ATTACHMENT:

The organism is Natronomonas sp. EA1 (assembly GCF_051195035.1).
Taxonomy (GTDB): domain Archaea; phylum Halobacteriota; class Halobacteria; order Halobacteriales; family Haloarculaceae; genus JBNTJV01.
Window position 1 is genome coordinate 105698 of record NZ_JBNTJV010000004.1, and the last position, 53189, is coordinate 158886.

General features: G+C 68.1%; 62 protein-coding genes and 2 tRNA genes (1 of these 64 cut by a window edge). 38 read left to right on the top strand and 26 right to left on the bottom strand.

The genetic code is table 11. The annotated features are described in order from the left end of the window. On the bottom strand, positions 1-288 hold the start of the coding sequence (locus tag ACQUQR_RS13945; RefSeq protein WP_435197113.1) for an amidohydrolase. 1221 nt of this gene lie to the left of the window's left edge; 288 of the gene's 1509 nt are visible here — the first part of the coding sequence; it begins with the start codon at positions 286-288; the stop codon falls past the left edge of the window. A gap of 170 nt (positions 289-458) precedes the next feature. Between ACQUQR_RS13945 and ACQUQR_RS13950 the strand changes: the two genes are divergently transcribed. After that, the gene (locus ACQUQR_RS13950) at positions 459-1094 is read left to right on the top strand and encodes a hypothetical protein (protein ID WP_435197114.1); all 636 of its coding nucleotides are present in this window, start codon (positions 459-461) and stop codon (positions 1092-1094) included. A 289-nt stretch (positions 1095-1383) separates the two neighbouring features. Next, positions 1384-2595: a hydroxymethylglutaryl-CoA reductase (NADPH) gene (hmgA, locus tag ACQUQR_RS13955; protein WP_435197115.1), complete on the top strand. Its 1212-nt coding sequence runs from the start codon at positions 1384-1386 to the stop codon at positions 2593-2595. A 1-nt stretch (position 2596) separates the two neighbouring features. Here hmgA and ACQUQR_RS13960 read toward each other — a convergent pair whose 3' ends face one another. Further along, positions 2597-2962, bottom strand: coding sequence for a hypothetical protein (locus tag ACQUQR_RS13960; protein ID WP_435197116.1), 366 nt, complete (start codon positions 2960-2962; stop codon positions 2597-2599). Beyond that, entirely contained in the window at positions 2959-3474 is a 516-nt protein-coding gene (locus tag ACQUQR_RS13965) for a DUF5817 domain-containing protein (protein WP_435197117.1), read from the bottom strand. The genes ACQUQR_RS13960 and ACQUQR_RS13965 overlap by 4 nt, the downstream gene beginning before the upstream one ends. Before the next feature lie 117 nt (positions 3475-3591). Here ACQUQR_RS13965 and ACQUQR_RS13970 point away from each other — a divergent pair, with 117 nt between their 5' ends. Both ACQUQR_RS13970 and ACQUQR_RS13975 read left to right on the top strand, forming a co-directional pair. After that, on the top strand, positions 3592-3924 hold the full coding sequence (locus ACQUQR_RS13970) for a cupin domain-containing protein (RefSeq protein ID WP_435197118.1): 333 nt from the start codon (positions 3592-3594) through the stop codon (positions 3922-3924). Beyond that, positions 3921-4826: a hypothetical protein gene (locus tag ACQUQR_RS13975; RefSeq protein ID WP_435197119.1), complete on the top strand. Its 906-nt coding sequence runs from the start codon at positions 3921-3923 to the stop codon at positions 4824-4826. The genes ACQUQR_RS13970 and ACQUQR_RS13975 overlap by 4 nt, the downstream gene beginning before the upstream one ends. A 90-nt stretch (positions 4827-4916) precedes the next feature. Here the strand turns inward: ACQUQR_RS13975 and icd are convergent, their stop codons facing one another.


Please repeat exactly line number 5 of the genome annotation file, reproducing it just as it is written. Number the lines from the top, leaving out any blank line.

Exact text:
The genetic code is table 11. The annotated features are described in order from the left end of the window. On the bottom strand, positions 1-288 hold the start of the coding sequence (locus tag ACQUQR_RS13945; RefSeq protein WP_435197113.1) for an amidohydrolase. 1221 nt of this gene lie to the left of the window's left edge; 288 of the gene's 1509 nt are visible here — the first part of the coding sequence; it begins with the start codon at positions 286-288; the stop codon falls past the left edge of the window. A gap of 170 nt (positions 289-458) precedes the next feature. Between ACQUQR_RS13945 and ACQUQR_RS13950 the strand changes: the two genes are divergently transcribed. After that, the gene (locus ACQUQR_RS13950) at positions 459-1094 is read left to right on the top strand and encodes a hypothetical protein (protein ID WP_435197114.1); all 636 of its coding nucleotides are present in this window, start codon (positions 459-461) and stop codon (positions 1092-1094) included. A 289-nt stretch (positions 1095-1383) separates the two neighbouring features. Next, positions 1384-2595: a hydroxymethylglutaryl-CoA reductase (NADPH) gene (hmgA, locus tag ACQUQR_RS13955; protein WP_435197115.1), complete on the top strand. Its 1212-nt coding sequence runs from the start codon at positions 1384-1386 to the stop codon at positions 2593-2595. A 1-nt stretch (position 2596) separates the two neighbouring features. Here hmgA and ACQUQR_RS13960 read toward each other — a convergent pair whose 3' ends face one another. Further along, positions 2597-2962, bottom strand: coding sequence for a hypothetical protein (locus tag ACQUQR_RS13960; protein ID WP_435197116.1), 366 nt, complete (start codon positions 2960-2962; stop codon positions 2597-2599). Beyond that, entirely contained in the window at positions 2959-3474 is a 516-nt protein-coding gene (locus tag ACQUQR_RS13965) for a DUF5817 domain-containing protein (protein WP_435197117.1), read from the bottom strand. The genes ACQUQR_RS13960 and ACQUQR_RS13965 overlap by 4 nt, the downstream gene beginning before the upstream one ends. Before the next feature lie 117 nt (positions 3475-3591). Here ACQUQR_RS13965 and ACQUQR_RS13970 point away from each other — a divergent pair, with 117 nt between their 5' ends. Both ACQUQR_RS13970 and ACQUQR_RS13975 read left to right on the top strand, forming a co-directional pair. After that, on the top strand, positions 3592-3924 hold the full coding sequence (locus ACQUQR_RS13970) for a cupin domain-containing protein (RefSeq protein ID WP_435197118.1): 333 nt from the start codon (positions 3592-3594) through the stop codon (positions 3922-3924). Beyond that, positions 3921-4826: a hypothetical protein gene (locus tag ACQUQR_RS13975; RefSeq protein ID WP_435197119.1), complete on the top strand. Its 906-nt coding sequence runs from the start codon at positions 3921-3923 to the stop codon at positions 4824-4826. The genes ACQUQR_RS13970 and ACQUQR_RS13975 overlap by 4 nt, the downstream gene beginning before the upstream one ends. A 90-nt stretch (positions 4827-4916) precedes the next feature. Here the strand turns inward: ACQUQR_RS13975 and icd are convergent, their stop codons facing one another.